Helck, who serves as chief executive of Raymond James’ Global Private Client Group, has also just taken on a new role as chair of SIFMA’s board. In his address to approximately 800 attendees at the SIFMA event in midtown Manhattan on Tuesday, he emphasized the emotion that now comes with the industry’s reputation in mainstream culture.
“Let’s face it, feeling good about being in our business has been a challenge lately. We know that it’s hard to do our job in this environment. We know that sometimes it doesn’t feel good at the end of the day,” Helck said. “The thing is, we know that we do good, but does anybody else believe that?”
Helck said the public is often unaware of the dramatic positive impact that the financial services industry has on society. That comes as the industry employs nearly 8 million people nationally, helped inject $425 billion to help build roads, hospitals and schools last year and has helped businesses raise $1.6 trillion to create new jobs and fuel economic growth, he said.
“We know we do good, but the fact is that Main Street doesn’t always appreciate that,” Helck said.
Resolving how the industry is perceived should come from a two-part effort, Helck said, by emphasizing risk management and also transparency.
Risk management should be accounted for in all aspects of financial services, Helck said, from buying an emerging market ETF to extending a small business loan to underwriting a mortgage.
“Each of us as leaders within our organizations have to know what we’re investing in, what risks we’re taking, and we must manage it carefully,” Helck said. “Regulators will define the new parameters, but at the end of the day, it’s each of us who’s ultimately responsible for ensuring we regularly review our practices, understand the risks we’re taking and advising our clients to take.”
And financial services professionals must follow those risk management efforts by making sure all client investors understand all of the possible risks and conflicts of interests that come along with an investment decision.
“We cannot and should not expect individual investors to differentiate among the myriad of rules that currently govern financial advice, nor can we expect investors to read reams of paper before making a decided and considered decision,” Helck said.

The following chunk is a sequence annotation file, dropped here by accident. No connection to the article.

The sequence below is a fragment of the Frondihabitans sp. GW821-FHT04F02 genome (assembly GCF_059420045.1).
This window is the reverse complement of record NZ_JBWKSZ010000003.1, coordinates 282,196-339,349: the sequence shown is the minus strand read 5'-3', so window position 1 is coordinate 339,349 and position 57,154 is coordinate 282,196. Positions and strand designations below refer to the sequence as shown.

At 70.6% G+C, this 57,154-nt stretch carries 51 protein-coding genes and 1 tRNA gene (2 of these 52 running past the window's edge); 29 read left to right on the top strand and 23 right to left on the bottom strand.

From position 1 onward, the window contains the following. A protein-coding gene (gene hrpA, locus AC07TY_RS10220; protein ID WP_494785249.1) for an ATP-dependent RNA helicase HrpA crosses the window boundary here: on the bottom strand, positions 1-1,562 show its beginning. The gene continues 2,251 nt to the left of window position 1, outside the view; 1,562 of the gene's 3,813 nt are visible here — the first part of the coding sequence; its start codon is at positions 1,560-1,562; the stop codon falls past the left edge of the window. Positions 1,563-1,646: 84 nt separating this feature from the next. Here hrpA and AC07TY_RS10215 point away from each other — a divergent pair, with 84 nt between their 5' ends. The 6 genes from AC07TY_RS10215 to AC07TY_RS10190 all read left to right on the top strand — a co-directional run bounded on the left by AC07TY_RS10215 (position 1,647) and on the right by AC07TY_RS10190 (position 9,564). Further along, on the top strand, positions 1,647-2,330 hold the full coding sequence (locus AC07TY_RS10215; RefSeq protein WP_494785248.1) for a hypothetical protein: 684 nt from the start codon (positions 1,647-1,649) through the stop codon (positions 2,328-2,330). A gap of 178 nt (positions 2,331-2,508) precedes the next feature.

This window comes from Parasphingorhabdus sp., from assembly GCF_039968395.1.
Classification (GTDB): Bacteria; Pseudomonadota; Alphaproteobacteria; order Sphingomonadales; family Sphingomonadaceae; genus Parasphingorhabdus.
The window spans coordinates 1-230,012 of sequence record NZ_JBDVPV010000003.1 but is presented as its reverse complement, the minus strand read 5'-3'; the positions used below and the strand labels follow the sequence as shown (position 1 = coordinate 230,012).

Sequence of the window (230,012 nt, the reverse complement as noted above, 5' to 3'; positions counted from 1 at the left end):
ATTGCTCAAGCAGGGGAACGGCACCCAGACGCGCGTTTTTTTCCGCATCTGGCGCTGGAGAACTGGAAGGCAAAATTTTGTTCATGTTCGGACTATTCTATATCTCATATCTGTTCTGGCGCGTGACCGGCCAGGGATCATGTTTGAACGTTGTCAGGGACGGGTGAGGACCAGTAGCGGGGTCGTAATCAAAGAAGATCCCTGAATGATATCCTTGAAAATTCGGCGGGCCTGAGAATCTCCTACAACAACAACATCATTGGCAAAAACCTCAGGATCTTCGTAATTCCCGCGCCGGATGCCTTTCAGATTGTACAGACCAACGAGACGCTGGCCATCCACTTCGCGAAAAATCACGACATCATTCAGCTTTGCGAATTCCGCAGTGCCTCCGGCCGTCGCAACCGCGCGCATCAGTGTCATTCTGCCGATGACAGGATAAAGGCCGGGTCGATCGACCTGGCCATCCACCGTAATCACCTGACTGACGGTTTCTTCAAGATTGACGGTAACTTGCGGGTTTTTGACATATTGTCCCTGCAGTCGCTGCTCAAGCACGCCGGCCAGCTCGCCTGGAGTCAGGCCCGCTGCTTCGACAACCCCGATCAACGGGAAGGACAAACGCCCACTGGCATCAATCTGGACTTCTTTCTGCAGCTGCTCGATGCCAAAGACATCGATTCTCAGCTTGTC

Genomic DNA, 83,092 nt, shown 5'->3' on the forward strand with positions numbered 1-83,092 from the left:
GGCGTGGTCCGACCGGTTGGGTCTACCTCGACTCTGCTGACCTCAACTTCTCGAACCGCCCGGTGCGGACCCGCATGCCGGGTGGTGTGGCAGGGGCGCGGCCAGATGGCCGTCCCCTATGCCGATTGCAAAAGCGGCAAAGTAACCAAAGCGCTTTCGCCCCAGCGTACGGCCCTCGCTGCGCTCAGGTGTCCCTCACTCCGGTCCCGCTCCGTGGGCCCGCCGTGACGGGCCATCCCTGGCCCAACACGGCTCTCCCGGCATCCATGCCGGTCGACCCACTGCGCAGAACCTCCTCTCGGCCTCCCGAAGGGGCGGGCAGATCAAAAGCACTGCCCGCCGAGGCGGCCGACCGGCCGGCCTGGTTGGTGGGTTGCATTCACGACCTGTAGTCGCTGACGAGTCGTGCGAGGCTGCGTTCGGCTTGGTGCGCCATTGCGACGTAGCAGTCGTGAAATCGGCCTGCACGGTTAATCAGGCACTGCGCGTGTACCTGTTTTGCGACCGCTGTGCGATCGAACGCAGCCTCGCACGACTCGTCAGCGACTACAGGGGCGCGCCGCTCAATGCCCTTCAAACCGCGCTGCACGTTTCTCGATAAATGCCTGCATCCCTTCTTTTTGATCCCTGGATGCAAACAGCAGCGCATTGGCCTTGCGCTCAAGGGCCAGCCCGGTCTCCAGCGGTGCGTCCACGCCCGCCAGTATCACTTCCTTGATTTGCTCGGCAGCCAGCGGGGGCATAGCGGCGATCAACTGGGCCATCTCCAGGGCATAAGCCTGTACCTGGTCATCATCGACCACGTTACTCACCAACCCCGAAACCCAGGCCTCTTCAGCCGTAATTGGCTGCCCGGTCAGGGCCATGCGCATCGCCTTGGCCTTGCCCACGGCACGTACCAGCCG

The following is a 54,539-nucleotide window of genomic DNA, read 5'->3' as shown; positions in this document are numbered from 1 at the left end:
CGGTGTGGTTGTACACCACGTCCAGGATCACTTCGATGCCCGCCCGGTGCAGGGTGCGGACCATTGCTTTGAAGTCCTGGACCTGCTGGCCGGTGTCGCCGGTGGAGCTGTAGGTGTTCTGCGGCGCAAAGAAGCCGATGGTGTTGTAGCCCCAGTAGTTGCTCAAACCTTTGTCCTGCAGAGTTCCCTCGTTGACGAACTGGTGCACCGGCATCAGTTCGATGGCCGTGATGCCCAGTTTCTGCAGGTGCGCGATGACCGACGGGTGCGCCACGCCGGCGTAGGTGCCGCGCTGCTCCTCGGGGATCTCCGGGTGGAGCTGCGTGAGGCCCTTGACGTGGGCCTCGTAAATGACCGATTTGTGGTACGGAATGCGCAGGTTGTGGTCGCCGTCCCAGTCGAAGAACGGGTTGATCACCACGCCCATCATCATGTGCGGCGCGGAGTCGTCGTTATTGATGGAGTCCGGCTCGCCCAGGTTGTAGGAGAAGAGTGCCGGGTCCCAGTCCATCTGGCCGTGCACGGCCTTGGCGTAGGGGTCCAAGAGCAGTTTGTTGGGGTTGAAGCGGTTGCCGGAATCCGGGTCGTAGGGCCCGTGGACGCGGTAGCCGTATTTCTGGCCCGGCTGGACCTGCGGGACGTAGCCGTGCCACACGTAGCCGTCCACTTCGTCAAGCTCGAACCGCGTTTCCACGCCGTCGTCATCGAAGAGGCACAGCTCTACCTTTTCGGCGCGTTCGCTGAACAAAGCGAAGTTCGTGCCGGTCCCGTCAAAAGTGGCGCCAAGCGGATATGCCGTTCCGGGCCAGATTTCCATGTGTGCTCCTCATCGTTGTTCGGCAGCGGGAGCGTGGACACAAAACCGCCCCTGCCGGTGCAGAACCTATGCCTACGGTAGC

Those priorities tie in with Raymond James’ policy called “service first,” Helck said, that puts the highest priority on the client, and has ultimately resulted in the best outcome for the firm’s shareholders and community as well. Raymond James recently reported its 98th consecutive quarter of profitability, he said.
And any efforts that the financial services industry puts forth must also tie in with new regulation reforms that may potentially help or harm the industry.
“We all agree that regulation is necessary, but more regulation does not equal better regulation,” Helck said. “Since the beginning of the legislative process, we have advocated for regulations that make sense, ones that are principle based and cost effective, ones that reduce systemic risk and ensure financial services industry remains a driver of economic growth and job creation.”
Regulation was also the focus of SIFMA President and CEO T. Timothy Ryan, Jr.’s speech on Tuesday morning, where he lauded efforts that would improve investor protection, transparency and the resolution of troubled firms. But Ryan also expressed disapproval of legislation that is extraneous and unrelated to the financial crisis, particularly the Volcker Rule.
Ryan also called for better coordination and timing as agencies work to establish rules that will govern the financial services industry for years to come.
“It’s time to step back, review what we are trying to accomplish, and find a better approach to getting it done,” Ryan said. “Banking and securities activities are critical to economic growth. We cannot afford conflicting and overlapping rules proposals which produce extended uncertainty for everyone in the economy.”